The youngest Russian soldiers to have died in Ukraine were 18 years old. They include Ilya Kubik, who perished several weeks shy of his 19th birthday over 3,000 miles from his Siberian hometown of Bratsk; and David Arutunyan, also 18, from the Russian republic of Buryatia bordering Mongolia, who was killed by Ukrainian artillery fire.

The motivations of these young men vary from economic necessity to patriotism.

Ivkina said her husband was compelled by a sense of duty.

Some teenagers have even been awarded medals. Eighteen-year-old Arutyunyan received a posthumous Order of Courage for reportedly pulling a fellow soldier to safety moments before he was killed. 

But the details of a soldier’s death are very hard to verify.

“Russia’s war dead will always be framed as tragic but heroic. Many people do not like to feel their child died in vain,” said Allyson Edwards, a British academic who specializes in Russian militarism and patriotic education.

And there is also evidence that conscripts are pressured into signing contracts, which make it easier for military authorities to deploy them to a war zone.

“If you are a conscripted soldier in the armed forces, you serve three months, and the officers come to you and propose you sign a contract. If you say no, they come again after six [months], after nine [months], and several days before your demobilization,” said Luzhin. 

“They will try to brainwash you that… the armed forces need you. What will you do in your village? What will you do in your life? They will say. And people sign the contract.”  

Many parents of soldiers claim that — prior to Russia’s attack on Ukraine — some young recruits were coerced into signing contracts. 

"Parents were told that their sons were simply taken away by military officers, their documents stamped and that's it — they are now contracted soldiers," Olga Larkina, director of the Committee of Soldiers' Mothers, told the independent Meduza news website in February.

Conscripts have been repeatedly deployed abroad in Russia’s recent history, according to Luzhin, including in Chechnya in the 1990s and in Georgia in 2008.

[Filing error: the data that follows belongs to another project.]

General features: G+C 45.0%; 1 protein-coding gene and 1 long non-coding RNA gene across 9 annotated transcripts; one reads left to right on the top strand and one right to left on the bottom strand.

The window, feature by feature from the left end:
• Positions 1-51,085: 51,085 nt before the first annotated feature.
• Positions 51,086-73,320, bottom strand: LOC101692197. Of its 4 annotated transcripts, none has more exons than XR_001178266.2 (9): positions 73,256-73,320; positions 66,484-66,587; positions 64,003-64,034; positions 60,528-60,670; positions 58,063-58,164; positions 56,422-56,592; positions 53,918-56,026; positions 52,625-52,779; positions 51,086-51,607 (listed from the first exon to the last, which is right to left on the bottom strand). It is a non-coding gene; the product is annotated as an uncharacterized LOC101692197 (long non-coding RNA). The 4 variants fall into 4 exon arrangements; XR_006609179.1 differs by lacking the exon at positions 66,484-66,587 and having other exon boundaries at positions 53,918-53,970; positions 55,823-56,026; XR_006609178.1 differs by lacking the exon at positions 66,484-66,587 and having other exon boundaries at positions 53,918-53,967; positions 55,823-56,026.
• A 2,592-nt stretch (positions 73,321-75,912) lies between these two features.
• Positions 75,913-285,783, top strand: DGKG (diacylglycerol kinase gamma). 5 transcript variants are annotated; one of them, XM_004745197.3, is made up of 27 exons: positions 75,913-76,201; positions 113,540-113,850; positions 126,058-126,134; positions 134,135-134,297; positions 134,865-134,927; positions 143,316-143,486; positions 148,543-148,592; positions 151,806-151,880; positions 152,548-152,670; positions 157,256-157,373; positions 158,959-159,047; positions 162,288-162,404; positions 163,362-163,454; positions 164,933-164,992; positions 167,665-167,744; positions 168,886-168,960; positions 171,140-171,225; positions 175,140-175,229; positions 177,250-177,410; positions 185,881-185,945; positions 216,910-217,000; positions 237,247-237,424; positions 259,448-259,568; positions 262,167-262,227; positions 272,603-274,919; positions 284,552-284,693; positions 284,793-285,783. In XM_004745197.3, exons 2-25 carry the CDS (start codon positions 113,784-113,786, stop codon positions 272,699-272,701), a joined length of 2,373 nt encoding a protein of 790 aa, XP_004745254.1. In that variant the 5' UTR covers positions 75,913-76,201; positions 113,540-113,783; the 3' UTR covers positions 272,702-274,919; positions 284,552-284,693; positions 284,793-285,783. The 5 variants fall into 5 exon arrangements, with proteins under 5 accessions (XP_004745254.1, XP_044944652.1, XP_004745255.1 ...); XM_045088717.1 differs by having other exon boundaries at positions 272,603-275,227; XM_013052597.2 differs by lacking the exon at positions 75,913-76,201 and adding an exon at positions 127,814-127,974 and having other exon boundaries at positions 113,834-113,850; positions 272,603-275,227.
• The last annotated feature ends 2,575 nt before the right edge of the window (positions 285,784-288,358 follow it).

Russian officials admitted last month that some conscripts were present in Ukraine following the invasion, but said this was a mistake — and that those responsible would be punished. 

In some cases, conscripts may have been flung into combat as a result of changing battle plans following intense Ukrainian resistance, which scuttled Russia’s plans for a lightning operation. There have been reports of poor morale and unwillingness to fight among Russian troops in addition to severe logistical difficulties.

Yulia Ivkina said her husband did not have enough food and witnessed military incompetence before he died. 

“He grew frustrated by the chaos in the army, the total lack of discipline, the fact that they were screwing around all the time,” she said.

A few weeks before the start of the invasion in late February, Ivkin was able to return home from where he was stationed in Kursk, near the Ukrainian border, to see his newborn daughter. 

But four days into what was supposed to be a 10-day stint of leave, he received a call from his commanding officer who told him to return to his unit immediately. 

“Our baby girl was only two weeks old,” Yulia Ivkina said of her husband’s final visit. “He had time to see her, to hold her in his arms. I am very happy he did.”